How far did the CCP control China through fear?

967 Words4 Pages
After taking full control of China in 1949 Mao Zedong and the Chinese Communist Party (CCP) had taken full control of China. Many arguments have a firm belief that the CCP had the people in fear. They used different and certainly a couple extreme methods. They used the Laogai which seemed to be humane in theory but wasn’t in practice, the 3 and 5 Anti Movements; which targeted the capitalist middle class and the use of Registration in order for the people to obtain accommodation and work. Nonetheless there are arguments which showed that the CCP wasn’t completely keeping the country in fear to control China by Land Reform; as most of the population was roughly 80% peasants, Mao acquired the Land and handed it to the peasants. Another way…show more content…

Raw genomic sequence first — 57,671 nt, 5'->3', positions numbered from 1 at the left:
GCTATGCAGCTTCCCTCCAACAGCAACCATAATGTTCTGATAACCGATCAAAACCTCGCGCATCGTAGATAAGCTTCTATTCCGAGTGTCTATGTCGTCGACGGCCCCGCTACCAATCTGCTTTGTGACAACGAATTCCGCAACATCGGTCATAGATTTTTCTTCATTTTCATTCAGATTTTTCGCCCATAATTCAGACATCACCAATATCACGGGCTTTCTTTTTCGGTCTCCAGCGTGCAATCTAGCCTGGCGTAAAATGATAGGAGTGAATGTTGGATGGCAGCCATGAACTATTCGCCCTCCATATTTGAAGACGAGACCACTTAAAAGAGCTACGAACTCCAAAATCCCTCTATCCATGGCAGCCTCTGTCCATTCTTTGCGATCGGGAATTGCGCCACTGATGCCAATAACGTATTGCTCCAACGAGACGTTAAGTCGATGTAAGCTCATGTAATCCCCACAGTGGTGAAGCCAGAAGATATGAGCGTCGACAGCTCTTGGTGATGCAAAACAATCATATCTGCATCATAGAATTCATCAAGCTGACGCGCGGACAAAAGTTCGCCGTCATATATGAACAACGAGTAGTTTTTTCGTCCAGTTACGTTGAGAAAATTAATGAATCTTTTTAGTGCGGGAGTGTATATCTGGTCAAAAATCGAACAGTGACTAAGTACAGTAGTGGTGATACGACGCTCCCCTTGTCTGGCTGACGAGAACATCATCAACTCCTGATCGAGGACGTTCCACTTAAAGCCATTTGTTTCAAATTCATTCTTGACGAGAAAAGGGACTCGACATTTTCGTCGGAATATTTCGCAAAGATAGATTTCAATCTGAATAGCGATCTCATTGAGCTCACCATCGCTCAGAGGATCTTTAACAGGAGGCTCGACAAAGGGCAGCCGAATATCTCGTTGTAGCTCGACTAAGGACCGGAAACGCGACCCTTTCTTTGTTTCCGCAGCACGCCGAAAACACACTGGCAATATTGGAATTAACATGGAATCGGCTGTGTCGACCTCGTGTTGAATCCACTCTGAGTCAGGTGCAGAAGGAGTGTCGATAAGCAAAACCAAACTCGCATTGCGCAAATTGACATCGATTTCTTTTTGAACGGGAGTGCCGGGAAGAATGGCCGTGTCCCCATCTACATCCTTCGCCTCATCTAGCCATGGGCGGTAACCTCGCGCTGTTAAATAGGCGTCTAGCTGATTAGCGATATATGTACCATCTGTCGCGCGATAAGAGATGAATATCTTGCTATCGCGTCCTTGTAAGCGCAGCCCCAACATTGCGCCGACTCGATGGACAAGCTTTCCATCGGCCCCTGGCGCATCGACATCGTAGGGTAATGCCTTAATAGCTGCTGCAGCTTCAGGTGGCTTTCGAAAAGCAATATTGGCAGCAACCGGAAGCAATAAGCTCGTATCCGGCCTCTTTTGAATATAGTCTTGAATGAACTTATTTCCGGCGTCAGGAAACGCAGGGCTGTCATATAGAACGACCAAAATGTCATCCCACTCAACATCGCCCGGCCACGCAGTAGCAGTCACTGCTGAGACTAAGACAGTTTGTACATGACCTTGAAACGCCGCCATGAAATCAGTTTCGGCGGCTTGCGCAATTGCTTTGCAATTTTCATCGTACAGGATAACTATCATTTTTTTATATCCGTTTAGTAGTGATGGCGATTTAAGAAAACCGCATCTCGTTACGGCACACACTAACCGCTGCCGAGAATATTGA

This also helped Mao to create the Marxist one state, the Proletariat. In the previous paragraph I spoke of informing the government of capitalist movement. Well the CCP had started enforcing conformity. To maintain its control, the CCP had completely manipulated the mass majority of the nation into a nation of informers. Local party officials had implemented a system where neighbours spied on neighbours, children had reported their own parents, “watchers” had patrolled the street who kept the CCP informed and community association who set with the declared aim of providing mutual help (it became a major way of exerting control and conformity. These developments had the effect of compulsorily politicising the nation. Families who refused the proposals were effectively labelled as “class enemies”. Those who are noted to be a middle class or “non-revolutionary” knew this would be more than enough to convict them. Youth organisations were taken over party cadres to take its first steps in becoming a society of informers. This was one of most effective ways of keeping the country of fear because no one could get away with anything. There were spies everywhere, including your own children at your very own home. Privacy was completely gone and the traditional fear that Chinese people had of being publicly exposed was very close to mind as they didn’t want to be labelled wide-open as “political deviants”. Once again, this was
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